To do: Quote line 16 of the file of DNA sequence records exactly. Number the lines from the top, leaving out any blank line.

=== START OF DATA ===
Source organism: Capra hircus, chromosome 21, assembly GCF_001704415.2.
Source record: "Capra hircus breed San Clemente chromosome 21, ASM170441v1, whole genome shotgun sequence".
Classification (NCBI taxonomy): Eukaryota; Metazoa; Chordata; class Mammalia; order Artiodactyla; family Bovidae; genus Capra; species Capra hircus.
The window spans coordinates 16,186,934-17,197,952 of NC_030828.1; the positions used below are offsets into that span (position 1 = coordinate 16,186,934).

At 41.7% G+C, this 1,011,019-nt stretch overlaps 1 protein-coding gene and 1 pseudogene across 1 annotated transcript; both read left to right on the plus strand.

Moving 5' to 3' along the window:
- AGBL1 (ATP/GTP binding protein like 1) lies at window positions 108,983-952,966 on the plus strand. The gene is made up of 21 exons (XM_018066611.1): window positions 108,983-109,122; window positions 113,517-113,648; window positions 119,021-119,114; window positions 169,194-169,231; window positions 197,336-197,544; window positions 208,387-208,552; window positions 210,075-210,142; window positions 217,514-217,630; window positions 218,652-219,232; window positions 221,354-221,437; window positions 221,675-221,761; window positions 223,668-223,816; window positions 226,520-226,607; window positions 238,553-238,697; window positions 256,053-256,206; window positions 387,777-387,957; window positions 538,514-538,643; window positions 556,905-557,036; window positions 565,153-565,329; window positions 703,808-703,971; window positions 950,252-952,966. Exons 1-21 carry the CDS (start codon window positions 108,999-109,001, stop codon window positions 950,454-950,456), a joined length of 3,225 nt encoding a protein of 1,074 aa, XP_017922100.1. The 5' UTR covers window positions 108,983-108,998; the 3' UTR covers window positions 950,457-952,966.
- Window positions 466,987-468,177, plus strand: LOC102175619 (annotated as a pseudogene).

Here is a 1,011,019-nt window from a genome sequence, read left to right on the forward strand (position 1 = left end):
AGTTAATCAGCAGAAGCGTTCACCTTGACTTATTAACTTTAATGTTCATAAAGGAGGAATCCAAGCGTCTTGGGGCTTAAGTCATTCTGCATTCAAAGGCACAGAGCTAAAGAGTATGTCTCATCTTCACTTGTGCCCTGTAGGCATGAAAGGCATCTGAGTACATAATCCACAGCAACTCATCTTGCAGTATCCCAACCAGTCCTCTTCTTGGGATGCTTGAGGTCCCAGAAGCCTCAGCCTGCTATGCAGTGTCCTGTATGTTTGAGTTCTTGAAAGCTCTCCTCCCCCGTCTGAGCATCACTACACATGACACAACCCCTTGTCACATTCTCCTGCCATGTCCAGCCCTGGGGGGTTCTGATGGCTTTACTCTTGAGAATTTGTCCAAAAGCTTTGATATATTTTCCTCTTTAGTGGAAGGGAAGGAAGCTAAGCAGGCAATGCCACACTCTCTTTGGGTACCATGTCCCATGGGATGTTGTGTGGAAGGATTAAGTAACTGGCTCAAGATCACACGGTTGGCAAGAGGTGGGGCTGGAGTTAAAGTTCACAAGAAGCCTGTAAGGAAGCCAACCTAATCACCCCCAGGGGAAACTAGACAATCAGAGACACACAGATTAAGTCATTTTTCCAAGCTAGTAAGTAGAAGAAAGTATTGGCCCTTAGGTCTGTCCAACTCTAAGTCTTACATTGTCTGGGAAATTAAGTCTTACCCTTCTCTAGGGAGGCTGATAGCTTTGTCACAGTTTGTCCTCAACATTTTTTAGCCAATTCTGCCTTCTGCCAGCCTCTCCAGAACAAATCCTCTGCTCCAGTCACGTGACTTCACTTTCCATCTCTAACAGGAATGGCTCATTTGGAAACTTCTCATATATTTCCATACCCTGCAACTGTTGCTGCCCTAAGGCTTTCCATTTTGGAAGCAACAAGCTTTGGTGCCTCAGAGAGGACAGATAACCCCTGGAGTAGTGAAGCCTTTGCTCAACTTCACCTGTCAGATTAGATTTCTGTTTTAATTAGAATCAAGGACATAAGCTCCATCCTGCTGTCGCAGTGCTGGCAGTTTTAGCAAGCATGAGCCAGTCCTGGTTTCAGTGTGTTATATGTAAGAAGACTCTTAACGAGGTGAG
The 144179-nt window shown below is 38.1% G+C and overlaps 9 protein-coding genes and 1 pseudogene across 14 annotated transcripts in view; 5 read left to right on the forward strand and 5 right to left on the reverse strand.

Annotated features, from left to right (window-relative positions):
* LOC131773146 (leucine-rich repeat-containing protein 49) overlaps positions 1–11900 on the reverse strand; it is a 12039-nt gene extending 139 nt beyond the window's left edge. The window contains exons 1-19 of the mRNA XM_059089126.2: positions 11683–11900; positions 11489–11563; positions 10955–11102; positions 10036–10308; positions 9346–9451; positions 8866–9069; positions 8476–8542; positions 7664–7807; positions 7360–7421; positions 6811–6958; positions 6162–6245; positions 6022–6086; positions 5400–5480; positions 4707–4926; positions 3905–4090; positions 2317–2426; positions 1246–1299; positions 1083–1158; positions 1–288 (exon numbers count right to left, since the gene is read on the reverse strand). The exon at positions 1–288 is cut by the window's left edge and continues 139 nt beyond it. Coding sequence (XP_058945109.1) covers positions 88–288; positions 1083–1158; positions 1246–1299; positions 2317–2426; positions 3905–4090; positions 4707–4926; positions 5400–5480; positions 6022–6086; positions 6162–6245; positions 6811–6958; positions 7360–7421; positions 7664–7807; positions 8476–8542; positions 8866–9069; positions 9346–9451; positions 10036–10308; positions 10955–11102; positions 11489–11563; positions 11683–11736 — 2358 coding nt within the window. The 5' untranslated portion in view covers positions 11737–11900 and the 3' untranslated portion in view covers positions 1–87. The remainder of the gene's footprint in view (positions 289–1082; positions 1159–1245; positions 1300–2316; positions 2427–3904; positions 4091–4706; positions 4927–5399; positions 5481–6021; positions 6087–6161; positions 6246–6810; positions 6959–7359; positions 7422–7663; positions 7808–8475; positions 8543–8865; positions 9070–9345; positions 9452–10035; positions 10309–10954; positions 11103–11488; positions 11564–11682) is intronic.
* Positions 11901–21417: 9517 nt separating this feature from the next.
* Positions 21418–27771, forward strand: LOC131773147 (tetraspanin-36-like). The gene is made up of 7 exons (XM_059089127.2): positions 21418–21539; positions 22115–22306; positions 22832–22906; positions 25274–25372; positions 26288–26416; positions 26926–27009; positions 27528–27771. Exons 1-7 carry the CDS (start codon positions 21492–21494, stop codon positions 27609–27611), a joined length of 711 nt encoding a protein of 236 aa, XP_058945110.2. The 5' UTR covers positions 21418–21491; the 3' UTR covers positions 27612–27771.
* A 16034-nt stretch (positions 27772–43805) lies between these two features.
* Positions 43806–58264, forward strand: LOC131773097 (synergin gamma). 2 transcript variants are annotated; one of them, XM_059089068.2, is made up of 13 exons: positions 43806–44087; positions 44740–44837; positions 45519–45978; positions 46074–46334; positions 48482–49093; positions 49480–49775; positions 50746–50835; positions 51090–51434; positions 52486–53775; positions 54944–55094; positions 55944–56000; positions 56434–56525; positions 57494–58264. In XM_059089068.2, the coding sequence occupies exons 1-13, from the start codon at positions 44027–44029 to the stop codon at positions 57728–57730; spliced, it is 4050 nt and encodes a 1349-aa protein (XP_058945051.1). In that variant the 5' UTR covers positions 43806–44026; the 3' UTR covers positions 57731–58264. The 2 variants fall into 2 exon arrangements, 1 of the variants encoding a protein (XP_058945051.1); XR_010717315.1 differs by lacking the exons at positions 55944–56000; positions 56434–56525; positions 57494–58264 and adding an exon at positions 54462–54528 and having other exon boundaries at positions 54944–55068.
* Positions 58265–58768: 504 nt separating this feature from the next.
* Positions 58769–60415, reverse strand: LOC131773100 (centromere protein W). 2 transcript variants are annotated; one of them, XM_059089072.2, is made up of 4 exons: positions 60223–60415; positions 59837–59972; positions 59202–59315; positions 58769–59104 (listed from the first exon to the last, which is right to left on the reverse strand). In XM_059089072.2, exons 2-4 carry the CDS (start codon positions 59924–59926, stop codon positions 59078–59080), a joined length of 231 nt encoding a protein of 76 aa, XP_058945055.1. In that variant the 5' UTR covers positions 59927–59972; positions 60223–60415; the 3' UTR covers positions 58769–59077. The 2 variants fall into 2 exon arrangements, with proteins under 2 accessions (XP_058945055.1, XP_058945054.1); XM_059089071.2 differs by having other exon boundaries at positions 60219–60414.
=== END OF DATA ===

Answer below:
* A 16034-nt stretch (positions 27772–43805) lies between these two features.